Japanese artist Saburo Murakami's son dramatically opened the exhibition during the media preview on 2/15/13 by running through and destroying the wall of paper, referencing his father's performance piece, Passing Through, 1956
For most of us, and for most of history, the canvas was a surface to be respected. Artists looked to it to map their creativity and to communicate their inspiration.
Following several periods of dramatic change in the art world, such as impressionism, art nouveau, art deco, surrealism, cubism and more, WWII took hold of Europe, sparing no one from its horrors and devastation. In the period that followed the conclusion of the war and the beginning of reconstruction in the late 1940s, many artsits were left with questions about how to be creative and inspired after acknowleding that the world was capable of such evil and widespread warfare, including the levelling of entire cities, the destruction of historic monuments and buildings, and the psychological and human terror wrought by atomic weapons.
The MCA's newest exhibition, which comes to them from The Museum of Contemporary Art, Los Angeles, is a dark show. As a viewer, there is a lot of heavy material to digest emotionally. The perspectives are illuminating, however, as they provide personal insights into a period that has been much covered from a world history point of view but which is not as known on the art history timeline. The period covered is considered to be particularly significant because of the conceptual changes associated with the picture plane. Artists abandoned paint in favor of more caustic materials, such as plastic sheeting and blow torches. They used whatever they could find at the time, such as burned books or burlap sacks used in food rationing. They also literally ripped into their canvases, manipulating and destroying them in ways representative of what they'd seen happen in towns around the world. Chief Curator Michael Darling explained that the canvas was no longer a mirror or something that simply reflected an artist's own vision - it was something that could be defaced, showing fragility and vulnerability. The art of this time came out of countries that were the most damaged by the war - Italy, Japan, Germany andmore. The art world was shrinking as the experiences that had happened so many places came together.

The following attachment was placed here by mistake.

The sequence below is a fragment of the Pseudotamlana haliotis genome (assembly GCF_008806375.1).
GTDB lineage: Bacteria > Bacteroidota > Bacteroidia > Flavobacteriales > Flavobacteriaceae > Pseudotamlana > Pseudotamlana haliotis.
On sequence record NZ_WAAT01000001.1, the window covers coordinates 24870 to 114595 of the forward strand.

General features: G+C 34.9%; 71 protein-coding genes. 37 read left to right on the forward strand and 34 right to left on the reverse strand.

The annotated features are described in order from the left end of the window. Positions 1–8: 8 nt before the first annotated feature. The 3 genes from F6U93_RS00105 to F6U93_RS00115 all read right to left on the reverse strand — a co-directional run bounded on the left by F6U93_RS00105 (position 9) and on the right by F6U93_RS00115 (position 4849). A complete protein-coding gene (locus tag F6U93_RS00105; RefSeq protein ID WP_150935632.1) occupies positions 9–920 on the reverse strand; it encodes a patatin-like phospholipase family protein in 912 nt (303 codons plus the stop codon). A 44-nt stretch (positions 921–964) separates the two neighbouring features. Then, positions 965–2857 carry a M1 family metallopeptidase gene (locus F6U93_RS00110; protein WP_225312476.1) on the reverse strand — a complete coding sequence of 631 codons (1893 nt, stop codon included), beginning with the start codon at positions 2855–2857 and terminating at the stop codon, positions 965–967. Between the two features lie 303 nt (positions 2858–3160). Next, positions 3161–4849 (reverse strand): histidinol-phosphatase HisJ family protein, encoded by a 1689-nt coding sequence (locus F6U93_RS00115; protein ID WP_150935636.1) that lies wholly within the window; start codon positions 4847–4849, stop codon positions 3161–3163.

Artists to watch for in this exhibition are the Italian painter Lucio Fontana, Alberto Burri, Yves Klein, Lee Bontecou, John Latham and Saburo Murakami, to name just a few. Each had to think about art and creation in a new light after such a dark period, and each sought to communicate as well as heal through their own creations.
Fontana in particular began breaking through the canvas surface in 1949 by using a pencil, poking random holes around the surface. Later he used X-acto blades to slice through paintings, creating what look like shark gills that show what's behind the surface. He is credited with stripping away any previous reverence for the canvas.
Alberto Burri, another Italian artist, experimented with burning plastic sheeting with a torch, perhaps to reference the fiery deaths of many of those who were murdered in the Holocaust. Burri also used burlap sackcloths in reference to the Marshall Plan and the rations imposed throughout Europe. Burri, a medic in the army during the war, used his stiching skills to piece the sacks together, representing the broken nations that were being roughly pieced back together.
Yves Klein also created charred silhouettes on paper tempered with water to mimic the effects of a nucleur explosion on a human population, for instance when a person has been incinerated but only their shadow, or a dark imprint, is left behind. According to Darling, Klein saw destruction as a means of making art.
These artists are now familiar, established names, but at the time they were in the middle of their careers and trying to navigate where to go next. The exhibition features nearly 100 works created between 1949-1962 by artists from eight countries.
Destroy the Picture: Painting the Void 1949-1962
The Museum of Contemporary Art (MCA)
February 16-June 2, 2013
Destroy the Picture: Painting the Void, 1949-1962 has been organized by Paul Schimmel, former Chief Curator of The Museum of Contemporary Art, Los Angeles, in association with the Museum of Contemporary Art Chicago.
Alberto Burri (Italian, 1915-95), Combustione pastica (Plastic combustion), 1958
Yves Klein (French, 1928-62), Peinture de feu sans titre (Untitled fire painting [F 13]), 1961, burned cardboard mounted on panel.
Lee Bontecou (American, b. 1931), Untitled, 1959, welded steel, canvas, black fabric, soot, and wire. The Museum of Modern Art, New York. Gift of Mr. and Mrs. Arnold H. Maremont, 1960.
John Latham (British, 1921-2006), Great Uncle Estate, 1960, Books, wire, nails, metal chain, string, leather, and paint on canvas on hard board. Couresy the artist and Lisson Gallery, London
Jacques Villegle (French, b. 1926), Rue du Faubourg Saint-Honore, 1961. Torn posters on canvas. Collection of Marie-Aline and Jean-Francois Prat